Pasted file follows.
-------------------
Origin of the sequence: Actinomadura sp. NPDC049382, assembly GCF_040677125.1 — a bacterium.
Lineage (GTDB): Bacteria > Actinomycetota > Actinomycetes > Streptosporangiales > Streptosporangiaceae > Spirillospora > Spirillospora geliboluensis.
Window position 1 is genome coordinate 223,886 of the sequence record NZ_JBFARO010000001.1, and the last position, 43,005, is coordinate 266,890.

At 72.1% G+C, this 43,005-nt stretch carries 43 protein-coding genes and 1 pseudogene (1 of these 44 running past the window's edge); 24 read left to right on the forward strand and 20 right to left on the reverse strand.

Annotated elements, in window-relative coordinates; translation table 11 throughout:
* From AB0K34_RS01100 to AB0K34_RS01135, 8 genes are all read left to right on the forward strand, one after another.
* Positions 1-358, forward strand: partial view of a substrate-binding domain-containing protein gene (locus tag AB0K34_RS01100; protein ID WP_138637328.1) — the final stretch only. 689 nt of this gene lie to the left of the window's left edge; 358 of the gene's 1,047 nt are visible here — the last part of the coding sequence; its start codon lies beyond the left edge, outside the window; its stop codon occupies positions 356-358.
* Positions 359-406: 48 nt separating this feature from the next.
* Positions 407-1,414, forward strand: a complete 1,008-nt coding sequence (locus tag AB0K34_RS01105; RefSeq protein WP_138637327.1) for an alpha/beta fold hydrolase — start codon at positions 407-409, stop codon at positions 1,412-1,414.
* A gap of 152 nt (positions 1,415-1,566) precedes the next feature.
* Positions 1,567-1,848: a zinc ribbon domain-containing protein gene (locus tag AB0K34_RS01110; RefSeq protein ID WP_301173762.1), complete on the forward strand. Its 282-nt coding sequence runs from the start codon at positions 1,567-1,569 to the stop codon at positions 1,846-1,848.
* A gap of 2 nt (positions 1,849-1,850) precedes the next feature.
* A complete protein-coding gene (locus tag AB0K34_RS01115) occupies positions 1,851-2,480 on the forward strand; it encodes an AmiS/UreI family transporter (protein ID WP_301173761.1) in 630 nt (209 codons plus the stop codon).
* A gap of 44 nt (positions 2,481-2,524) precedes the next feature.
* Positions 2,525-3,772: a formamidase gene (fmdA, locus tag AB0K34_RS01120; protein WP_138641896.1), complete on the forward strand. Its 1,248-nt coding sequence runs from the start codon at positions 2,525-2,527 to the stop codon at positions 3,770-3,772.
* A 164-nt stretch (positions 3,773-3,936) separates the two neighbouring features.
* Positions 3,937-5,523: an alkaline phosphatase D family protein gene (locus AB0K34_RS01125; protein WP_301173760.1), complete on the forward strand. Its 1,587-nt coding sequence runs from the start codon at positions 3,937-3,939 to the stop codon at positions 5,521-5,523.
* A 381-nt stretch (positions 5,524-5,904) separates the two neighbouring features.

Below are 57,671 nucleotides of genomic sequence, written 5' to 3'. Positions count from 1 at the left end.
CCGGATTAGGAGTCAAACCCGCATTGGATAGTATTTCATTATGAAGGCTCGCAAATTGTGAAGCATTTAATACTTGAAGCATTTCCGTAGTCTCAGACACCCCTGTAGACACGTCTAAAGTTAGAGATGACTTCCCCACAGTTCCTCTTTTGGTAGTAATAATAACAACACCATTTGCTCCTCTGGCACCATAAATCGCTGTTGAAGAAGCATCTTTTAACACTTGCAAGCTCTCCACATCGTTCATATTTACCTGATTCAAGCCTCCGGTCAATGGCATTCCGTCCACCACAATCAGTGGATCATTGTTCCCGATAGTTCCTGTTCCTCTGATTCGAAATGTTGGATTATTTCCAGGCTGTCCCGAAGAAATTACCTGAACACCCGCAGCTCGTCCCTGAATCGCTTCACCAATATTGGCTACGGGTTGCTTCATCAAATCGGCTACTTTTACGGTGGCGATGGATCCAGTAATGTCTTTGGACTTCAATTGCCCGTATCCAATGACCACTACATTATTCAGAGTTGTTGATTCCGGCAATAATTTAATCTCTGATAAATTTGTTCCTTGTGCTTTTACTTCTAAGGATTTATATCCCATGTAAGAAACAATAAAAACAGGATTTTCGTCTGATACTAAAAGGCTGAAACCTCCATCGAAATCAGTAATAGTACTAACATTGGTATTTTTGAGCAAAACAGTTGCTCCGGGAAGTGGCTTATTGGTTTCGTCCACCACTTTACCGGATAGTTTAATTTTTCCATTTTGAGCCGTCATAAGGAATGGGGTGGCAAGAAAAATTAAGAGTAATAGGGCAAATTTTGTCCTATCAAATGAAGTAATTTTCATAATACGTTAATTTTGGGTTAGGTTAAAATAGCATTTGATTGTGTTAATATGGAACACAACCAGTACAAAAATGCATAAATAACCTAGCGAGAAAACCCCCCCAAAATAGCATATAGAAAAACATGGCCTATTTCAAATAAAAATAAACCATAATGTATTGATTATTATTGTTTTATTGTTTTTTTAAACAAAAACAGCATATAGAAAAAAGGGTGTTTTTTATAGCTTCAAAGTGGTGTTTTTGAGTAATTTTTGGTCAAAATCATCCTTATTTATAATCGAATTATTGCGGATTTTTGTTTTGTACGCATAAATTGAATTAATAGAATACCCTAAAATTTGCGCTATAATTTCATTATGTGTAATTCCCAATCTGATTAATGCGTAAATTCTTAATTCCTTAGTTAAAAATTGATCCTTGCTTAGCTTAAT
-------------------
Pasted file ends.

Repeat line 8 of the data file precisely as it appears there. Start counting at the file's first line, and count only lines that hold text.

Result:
* Positions 359-406: 48 nt separating this feature from the next.